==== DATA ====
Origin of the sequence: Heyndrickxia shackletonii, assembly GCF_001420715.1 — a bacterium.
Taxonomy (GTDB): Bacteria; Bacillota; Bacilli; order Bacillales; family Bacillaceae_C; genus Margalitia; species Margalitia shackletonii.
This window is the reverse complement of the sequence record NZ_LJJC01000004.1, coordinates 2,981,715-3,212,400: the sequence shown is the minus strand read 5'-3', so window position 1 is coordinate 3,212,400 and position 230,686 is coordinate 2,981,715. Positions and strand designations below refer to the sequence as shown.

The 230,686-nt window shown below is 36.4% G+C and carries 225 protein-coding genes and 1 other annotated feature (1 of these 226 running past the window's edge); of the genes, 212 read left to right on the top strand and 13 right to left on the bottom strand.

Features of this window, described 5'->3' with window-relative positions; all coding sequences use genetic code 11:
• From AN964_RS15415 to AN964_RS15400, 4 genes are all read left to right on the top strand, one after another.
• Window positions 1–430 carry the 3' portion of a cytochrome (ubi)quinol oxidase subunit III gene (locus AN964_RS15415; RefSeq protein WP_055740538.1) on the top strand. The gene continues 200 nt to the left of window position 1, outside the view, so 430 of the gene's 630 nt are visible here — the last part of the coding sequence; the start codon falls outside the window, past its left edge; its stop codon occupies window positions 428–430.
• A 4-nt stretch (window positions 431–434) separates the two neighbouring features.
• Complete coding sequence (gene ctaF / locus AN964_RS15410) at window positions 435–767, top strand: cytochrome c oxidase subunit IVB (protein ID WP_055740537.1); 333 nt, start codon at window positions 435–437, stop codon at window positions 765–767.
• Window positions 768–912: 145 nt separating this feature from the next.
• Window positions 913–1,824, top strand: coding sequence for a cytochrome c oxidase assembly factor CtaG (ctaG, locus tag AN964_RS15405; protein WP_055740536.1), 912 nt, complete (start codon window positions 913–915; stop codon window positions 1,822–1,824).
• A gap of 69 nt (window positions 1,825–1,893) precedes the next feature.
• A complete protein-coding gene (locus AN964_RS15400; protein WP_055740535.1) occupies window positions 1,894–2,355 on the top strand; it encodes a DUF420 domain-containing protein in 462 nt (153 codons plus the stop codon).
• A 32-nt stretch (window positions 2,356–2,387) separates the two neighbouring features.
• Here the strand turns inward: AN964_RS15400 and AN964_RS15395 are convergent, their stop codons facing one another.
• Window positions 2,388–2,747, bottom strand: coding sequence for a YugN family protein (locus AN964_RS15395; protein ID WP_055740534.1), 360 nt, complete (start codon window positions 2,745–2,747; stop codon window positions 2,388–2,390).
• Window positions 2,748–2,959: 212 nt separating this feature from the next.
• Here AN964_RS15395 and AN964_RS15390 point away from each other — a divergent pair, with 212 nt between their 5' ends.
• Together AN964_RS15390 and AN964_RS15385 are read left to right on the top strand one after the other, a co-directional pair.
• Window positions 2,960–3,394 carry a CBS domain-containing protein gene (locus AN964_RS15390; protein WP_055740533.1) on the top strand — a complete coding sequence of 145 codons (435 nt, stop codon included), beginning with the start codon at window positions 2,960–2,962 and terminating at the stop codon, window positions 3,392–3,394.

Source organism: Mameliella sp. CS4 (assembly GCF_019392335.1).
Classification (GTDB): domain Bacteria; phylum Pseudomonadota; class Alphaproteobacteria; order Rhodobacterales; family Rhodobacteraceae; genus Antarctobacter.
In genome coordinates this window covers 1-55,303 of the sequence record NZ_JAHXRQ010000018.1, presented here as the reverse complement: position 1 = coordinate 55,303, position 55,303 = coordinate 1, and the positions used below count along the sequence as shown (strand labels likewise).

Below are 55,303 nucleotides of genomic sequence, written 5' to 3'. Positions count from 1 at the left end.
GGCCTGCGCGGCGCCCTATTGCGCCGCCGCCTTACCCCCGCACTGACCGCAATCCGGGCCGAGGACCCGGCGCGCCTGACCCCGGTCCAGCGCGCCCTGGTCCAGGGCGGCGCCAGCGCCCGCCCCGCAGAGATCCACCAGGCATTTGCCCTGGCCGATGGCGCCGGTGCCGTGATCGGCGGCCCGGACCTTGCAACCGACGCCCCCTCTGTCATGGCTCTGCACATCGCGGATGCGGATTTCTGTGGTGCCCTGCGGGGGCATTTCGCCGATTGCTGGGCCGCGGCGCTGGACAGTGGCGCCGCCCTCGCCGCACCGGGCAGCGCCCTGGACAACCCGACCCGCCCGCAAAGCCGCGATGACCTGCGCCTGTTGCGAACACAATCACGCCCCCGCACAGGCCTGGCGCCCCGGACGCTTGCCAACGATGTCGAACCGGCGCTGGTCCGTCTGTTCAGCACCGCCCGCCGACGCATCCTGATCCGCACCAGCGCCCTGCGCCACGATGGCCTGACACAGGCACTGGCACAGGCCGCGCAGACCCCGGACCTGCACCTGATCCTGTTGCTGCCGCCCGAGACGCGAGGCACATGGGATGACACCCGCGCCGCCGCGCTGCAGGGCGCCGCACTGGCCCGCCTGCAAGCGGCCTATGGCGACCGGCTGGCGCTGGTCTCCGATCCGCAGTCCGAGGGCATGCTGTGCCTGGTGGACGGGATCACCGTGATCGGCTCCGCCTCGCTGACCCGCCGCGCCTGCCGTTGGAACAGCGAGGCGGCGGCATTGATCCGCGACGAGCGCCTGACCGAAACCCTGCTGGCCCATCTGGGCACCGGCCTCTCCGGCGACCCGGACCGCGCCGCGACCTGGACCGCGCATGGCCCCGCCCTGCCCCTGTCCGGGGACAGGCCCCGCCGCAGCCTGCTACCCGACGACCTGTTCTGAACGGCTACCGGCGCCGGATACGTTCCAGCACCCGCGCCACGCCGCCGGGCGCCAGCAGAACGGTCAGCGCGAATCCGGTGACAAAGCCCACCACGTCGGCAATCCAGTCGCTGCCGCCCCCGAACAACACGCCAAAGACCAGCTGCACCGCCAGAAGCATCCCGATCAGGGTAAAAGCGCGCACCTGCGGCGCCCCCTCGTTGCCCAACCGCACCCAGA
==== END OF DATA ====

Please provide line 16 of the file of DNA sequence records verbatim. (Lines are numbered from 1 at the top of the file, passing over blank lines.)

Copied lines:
• Window positions 2,388–2,747, bottom strand: coding sequence for a YugN family protein (locus AN964_RS15395; protein ID WP_055740534.1), 360 nt, complete (start codon window positions 2,745–2,747; stop codon window positions 2,388–2,390).